In order to pursue a conversation about reconciliation in my classroom, and to ensure that my voice as a non-Indigenous teacher does not become louder than the survivors, I constantly strive to include Indigenous voices in my classroom. I want my voice to amplify Indigenous voices, not speak over them, or for them. I was fortunate enough to be given the opportunity through Facing History and Ourselves to have Theodore Fontaine share his experiences with the Canadian Residential School System in my Challenge and Change Grade 12 University class.

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Topics: Choosing to Participate, Survivor Testimony, Truth and Reconciliation, stolen lives

Beyond Anne Frank: Using an arts-integrated approach to explore victim experiences during the Holocaust

Posted by Michael Pitblado on March 24, 2017

The students in my Genocide and Crimes Against Humanity course gained new and meaningful perspectives on what life was like for those targeted for extermination by the Nazi regime by creating a unique and innovative art exhibition that explored the lives of young victims of the Holocaust.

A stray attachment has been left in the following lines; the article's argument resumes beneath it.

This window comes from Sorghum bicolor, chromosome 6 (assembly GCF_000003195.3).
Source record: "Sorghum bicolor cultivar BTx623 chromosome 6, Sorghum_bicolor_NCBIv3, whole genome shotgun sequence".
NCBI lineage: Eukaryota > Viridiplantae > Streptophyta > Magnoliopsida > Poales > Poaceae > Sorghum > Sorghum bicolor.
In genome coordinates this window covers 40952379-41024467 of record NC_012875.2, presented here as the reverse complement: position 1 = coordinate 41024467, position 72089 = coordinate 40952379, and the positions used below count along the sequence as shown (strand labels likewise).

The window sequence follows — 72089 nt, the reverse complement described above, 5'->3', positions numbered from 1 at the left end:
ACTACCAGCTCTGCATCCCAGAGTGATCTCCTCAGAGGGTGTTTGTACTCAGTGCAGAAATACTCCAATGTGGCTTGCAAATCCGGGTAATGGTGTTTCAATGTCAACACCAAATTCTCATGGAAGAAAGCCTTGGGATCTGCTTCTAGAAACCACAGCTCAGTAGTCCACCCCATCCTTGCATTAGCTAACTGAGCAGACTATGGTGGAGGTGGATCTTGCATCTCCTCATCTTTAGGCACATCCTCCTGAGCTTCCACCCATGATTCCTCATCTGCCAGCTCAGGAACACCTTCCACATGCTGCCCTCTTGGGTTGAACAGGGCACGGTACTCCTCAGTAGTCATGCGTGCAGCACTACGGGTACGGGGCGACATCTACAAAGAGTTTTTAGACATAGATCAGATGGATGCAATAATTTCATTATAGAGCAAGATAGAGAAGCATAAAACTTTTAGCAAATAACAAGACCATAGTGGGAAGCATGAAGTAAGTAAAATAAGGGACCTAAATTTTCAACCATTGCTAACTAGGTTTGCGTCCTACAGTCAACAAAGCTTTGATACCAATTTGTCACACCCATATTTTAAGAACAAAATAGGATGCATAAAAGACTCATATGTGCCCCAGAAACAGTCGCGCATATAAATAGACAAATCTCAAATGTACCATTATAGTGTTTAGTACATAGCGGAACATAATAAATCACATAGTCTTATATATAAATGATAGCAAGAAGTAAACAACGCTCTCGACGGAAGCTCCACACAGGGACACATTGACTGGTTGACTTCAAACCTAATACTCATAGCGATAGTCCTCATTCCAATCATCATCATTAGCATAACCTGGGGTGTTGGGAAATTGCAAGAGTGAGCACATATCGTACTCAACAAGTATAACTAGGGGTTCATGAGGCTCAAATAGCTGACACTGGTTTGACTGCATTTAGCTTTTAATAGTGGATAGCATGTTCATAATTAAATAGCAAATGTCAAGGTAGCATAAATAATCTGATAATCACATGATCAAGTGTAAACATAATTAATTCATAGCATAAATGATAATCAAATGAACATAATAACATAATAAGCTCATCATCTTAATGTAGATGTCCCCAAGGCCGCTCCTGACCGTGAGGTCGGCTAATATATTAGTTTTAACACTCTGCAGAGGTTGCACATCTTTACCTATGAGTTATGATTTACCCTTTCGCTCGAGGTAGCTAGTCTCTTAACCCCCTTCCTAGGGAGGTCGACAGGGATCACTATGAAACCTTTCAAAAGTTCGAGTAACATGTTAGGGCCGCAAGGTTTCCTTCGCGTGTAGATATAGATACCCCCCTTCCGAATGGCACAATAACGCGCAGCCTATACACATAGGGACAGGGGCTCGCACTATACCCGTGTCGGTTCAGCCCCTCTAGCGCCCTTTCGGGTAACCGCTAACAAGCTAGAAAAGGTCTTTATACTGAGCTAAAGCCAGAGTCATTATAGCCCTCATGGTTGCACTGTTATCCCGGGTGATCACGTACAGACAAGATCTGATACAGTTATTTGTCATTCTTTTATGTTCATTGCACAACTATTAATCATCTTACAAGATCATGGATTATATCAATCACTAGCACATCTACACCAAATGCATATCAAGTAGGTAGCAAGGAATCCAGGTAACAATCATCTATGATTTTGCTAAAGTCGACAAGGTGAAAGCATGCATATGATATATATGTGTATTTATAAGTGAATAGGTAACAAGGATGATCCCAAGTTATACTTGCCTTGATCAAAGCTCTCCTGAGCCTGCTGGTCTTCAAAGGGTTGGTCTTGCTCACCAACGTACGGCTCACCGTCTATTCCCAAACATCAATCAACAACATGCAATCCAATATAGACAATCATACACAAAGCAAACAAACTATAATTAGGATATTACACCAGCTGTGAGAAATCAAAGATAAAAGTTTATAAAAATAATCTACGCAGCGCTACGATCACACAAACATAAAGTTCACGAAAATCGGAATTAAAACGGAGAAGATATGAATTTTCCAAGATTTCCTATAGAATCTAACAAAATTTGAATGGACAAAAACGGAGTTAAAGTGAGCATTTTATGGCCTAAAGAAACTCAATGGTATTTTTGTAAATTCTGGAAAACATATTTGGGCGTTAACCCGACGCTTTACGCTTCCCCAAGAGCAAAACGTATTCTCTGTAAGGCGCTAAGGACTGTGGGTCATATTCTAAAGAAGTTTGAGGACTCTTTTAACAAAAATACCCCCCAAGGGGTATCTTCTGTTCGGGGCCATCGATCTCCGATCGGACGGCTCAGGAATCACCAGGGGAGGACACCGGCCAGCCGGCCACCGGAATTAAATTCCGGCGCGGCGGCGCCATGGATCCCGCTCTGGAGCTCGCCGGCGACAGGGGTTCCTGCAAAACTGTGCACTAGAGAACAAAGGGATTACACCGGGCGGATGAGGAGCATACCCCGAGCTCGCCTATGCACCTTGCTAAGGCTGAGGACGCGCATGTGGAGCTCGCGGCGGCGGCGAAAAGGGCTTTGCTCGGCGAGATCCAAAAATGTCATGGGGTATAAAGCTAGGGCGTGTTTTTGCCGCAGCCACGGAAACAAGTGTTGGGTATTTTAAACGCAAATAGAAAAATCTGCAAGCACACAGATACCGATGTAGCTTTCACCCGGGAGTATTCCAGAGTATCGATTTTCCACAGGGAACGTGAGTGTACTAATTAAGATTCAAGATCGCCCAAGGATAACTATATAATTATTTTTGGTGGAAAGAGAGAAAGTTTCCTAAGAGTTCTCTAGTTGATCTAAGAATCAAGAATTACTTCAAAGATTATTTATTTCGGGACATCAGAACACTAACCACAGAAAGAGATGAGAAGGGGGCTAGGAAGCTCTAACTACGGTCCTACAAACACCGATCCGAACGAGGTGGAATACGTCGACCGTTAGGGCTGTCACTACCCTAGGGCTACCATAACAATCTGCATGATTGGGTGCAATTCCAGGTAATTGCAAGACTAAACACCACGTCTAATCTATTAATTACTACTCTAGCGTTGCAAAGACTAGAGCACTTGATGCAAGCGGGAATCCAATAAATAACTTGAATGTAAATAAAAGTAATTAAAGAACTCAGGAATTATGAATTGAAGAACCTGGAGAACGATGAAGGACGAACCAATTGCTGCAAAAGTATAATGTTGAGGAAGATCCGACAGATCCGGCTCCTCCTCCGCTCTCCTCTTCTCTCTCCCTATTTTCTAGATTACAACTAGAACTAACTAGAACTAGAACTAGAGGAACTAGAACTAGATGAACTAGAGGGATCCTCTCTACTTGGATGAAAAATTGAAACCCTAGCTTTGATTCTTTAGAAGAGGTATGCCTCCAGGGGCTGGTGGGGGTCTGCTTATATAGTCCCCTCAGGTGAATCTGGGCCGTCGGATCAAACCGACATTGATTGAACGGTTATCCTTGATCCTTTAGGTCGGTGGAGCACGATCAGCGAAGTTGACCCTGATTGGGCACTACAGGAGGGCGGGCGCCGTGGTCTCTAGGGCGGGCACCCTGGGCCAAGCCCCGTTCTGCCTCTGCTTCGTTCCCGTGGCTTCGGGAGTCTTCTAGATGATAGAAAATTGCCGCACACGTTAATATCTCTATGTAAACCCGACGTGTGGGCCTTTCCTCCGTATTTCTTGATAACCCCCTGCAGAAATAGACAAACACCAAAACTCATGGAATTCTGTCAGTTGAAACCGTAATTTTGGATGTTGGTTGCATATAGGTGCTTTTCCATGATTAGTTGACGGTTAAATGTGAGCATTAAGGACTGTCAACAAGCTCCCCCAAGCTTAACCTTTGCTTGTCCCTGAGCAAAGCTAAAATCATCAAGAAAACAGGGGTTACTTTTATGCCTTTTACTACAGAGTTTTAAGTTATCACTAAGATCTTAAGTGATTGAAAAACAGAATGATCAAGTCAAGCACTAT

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Topics: Art, Identity, Holocaust, Salvaged Pages, Genocide and Crimes Against Humanities Course, Inside a Genocide Classroom, Anne Frank

Facing History Teachers Answer the Question: Why do you teach?

Posted by Facing History and Ourselves Canada on February 22, 2017

At Facing History, we are grateful to work with many talented teachers who are so dedicated to making a difference in the lives of their students. 
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Topics: Students, Teaching, Facing History and Ourselves, Teachers, Holocaust and Human Behavior, Holocaust Education, CHG, CHC

"Know Thy Selfie"- A Modern Take on Identity

Posted by Megan Doherty-Smith on February 17, 2017